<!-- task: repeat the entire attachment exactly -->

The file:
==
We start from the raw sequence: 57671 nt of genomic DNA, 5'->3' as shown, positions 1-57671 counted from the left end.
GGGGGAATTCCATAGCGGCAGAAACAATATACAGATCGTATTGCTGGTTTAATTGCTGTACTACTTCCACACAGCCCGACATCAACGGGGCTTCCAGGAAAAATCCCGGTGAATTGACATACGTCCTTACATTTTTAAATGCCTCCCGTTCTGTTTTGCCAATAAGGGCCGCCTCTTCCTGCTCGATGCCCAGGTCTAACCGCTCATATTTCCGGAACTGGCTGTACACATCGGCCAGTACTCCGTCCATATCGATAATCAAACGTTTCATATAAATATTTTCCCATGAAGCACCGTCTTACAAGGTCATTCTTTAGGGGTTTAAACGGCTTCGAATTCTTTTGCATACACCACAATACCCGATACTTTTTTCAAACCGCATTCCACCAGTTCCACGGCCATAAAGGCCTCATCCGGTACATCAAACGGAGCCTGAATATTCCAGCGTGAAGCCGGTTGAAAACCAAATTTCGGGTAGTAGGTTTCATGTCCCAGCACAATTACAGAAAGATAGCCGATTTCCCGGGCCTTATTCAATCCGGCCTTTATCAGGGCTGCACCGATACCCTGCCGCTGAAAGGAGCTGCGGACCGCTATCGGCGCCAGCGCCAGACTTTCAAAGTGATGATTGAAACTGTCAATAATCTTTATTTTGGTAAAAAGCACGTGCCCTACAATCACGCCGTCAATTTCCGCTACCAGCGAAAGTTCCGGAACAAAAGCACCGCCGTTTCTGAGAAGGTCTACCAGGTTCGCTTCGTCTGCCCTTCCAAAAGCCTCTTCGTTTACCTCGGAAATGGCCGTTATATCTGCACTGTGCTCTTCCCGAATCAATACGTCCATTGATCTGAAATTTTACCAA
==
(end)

We start from the raw sequence: 57671 nt of genomic DNA, 5'->3' as shown, positions 1-57671 counted from the left end.
GGGGGAATTCCATAGCGGCAGAAACAATATACAGATCGTATTGCTGGTTTAATTGCTGTACTACTTCCACACAGCCCGACATCAACGGGGCTTCCAGGAAAAATCCCGGTGAATTGACATACGTCCTTACATTTTTAAATGCCTCCCGTTCTGTTTTGCCAATAAGGGCCGCCTCTTCCTGCTCGATGCCCAGGTCTAACCGCTCATATTTCCGGAACTGGCTGTACACATCGGCCAGTACTCCGTCCATATCGATAATCAAACGTTTCATATAAATATTTTCCCATGAAGCACCGTCTTACAAGGTCATTCTTTAGGGGTTTAAACGGCTTCGAATTCTTTTGCATACACCACAATACCCGATACTTTTTTCAAACCGCATTCCACCAGTTCCACGGCCATAAAGGCCTCATCCGGTACATCAAACGGAGCCTGAATATTCCAGCGTGAAGCCGGTTGAAAACCAAATTTCGGGTAGTAGGTTTCATGTCCCAGCACAATTACAGAAAGATAGCCGATTTCCCGGGCCTTATTCAATCCGGCCTTTATCAGGGCTGCACCGATACCCTGCCGCTGAAAGGAGCTGCGGACCGCTATCGGCGCCAGCGCCAGACTTTCAAAGTGATGATTGAAACTGTCAATAATCTTTATTTTGGTAAAAAGCACGTGCCCTACAATCACGCCGTCAATTTCCGCTACCAGCGAAAGTTCCGGAACAAAAGCACCGCCGTTTCTGAGAAGGTCTACCAGGTTCGCTTCGTCTGCCCTTCCAAAAGCCTCTTCGTTTACCTCGGAAATGGCCGTTATATCTGCACTGTGCTCTTCCCGAATCAATACGTCCATTGATCTGAAATTTTACCAA